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What's Next After California Signs Game Changer Fair Pay to Play Act Into Law?


With LeBron James and Ed O’Bannon seated alongside, California Governor Gavin Newsom has officially signed the Fair Pay to Play Act into law. California on Monday becomes the first state in the country to create a legal right for college athletes to be compensated for the commercial use of their identities. The signing occurred in a Los Angeles barbershop associated with James’s HBO show The Shop: Uninterrupted.

The Act is a game changer in college sports. It makes it illegal for California colleges to deny their student athletes opportunities to gain compensation for the use of their names, images and likenesses. Stated more concisely, the Act guarantees college athletes a right to profit from their identities. The Act also authorizes college athletes to hire agents and other representatives to assist them in negotiating and securing commercial opportunities.

Pursuant to the Act, college athletes at California schools can negotiate with video game publishers for their avatars to appear in college sports video games. They can also be paid to sponsor summer camps for young athletes and sign endorsement deals with apparel companies, sports beverages, car dealerships and numerous other businesses that would pay for an athlete’s public stamp of approval.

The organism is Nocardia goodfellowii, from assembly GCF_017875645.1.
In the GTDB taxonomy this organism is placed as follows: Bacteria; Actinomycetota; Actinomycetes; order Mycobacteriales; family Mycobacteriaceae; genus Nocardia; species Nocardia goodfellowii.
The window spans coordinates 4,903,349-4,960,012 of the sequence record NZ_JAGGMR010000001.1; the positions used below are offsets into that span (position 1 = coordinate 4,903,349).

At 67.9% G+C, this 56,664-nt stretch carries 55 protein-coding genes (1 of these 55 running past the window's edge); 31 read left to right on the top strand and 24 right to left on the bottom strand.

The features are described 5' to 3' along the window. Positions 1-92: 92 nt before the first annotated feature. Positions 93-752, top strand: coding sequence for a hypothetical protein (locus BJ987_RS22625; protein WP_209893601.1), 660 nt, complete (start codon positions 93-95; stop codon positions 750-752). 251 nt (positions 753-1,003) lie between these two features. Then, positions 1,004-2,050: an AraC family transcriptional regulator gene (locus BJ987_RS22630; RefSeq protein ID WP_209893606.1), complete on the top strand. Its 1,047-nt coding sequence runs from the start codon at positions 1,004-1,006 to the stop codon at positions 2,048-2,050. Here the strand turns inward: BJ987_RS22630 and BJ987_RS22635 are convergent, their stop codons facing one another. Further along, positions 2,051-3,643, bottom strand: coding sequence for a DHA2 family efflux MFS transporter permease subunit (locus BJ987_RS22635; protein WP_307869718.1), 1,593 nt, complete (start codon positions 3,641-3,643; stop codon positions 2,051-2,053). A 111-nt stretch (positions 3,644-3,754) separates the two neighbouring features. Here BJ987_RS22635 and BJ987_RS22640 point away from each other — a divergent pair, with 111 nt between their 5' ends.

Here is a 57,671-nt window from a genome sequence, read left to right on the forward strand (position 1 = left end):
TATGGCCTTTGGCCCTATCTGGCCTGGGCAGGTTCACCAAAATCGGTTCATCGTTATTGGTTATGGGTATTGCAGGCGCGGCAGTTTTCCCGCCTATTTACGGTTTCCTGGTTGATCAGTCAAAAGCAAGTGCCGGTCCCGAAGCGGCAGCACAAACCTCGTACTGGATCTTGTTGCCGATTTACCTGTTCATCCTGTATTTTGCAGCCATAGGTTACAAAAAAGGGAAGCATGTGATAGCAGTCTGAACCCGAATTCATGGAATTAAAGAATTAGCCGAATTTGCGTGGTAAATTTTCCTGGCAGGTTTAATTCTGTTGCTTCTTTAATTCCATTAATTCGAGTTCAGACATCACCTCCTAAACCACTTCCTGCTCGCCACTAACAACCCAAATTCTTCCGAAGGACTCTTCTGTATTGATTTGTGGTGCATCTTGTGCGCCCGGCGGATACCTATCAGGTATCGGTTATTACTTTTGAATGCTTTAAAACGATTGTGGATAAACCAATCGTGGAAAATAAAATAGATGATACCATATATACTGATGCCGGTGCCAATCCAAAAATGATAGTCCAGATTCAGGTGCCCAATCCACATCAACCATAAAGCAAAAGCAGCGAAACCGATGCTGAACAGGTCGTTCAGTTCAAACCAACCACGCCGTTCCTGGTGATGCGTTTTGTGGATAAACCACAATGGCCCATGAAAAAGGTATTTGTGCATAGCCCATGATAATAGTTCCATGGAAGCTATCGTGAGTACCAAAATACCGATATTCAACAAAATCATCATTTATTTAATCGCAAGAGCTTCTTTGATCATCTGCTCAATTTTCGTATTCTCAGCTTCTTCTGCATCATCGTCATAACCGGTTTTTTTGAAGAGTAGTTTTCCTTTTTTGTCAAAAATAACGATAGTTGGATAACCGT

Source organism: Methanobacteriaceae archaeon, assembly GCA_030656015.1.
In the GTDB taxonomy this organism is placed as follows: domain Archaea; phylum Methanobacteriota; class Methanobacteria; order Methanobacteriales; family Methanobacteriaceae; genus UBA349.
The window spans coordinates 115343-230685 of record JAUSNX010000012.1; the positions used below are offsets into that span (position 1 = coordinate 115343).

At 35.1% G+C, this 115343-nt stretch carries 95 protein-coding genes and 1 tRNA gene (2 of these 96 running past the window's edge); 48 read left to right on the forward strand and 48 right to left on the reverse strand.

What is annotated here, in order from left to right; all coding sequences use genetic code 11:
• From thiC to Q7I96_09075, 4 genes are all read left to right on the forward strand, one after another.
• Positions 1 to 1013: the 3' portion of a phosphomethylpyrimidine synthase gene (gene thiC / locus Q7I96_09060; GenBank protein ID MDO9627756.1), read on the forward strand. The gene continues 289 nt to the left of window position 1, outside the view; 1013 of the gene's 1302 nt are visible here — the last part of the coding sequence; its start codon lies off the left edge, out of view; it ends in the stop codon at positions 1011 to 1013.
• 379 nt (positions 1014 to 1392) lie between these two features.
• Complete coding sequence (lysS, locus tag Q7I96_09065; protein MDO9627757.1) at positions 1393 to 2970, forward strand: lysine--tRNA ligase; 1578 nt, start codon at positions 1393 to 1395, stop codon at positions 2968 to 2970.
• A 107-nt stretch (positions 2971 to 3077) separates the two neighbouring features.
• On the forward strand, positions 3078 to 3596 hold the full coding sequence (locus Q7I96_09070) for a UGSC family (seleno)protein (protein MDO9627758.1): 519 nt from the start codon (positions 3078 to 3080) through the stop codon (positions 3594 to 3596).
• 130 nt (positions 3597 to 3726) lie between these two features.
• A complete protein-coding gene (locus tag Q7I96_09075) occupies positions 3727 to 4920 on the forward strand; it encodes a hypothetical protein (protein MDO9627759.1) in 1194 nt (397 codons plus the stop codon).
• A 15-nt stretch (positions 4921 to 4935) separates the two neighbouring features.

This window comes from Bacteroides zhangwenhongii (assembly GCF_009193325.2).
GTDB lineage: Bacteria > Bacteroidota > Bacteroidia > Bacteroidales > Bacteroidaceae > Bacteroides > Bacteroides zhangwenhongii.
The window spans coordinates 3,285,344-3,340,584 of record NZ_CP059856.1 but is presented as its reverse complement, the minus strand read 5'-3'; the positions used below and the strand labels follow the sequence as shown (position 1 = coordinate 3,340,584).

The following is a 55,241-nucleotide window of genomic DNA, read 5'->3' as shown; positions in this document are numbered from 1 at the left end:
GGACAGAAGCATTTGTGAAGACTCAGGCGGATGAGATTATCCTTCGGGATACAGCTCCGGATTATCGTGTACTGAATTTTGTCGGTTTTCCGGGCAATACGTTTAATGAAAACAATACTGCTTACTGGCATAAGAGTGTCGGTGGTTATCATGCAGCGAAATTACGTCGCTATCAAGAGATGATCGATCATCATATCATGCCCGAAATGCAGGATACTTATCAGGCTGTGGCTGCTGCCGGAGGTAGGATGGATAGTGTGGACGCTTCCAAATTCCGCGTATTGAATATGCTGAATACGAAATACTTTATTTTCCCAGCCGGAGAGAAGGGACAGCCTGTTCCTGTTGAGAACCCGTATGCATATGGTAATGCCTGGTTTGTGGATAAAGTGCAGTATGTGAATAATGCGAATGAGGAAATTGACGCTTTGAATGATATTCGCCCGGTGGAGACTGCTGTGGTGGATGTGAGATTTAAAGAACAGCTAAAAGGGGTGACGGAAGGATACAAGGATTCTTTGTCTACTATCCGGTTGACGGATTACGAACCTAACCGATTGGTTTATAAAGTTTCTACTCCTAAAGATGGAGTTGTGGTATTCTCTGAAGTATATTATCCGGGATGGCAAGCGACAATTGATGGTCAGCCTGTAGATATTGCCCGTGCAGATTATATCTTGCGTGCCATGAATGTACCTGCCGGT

To be clear, the Act does not create a right for college athletes to be paid by their schools. The Act instead addresses how various businesses use their identities. This is true of college athletes who will go on to earn incomes in pro leagues, and also true of college athletes who play sports without pro opportunities and whose marketability is at its highest point while in school.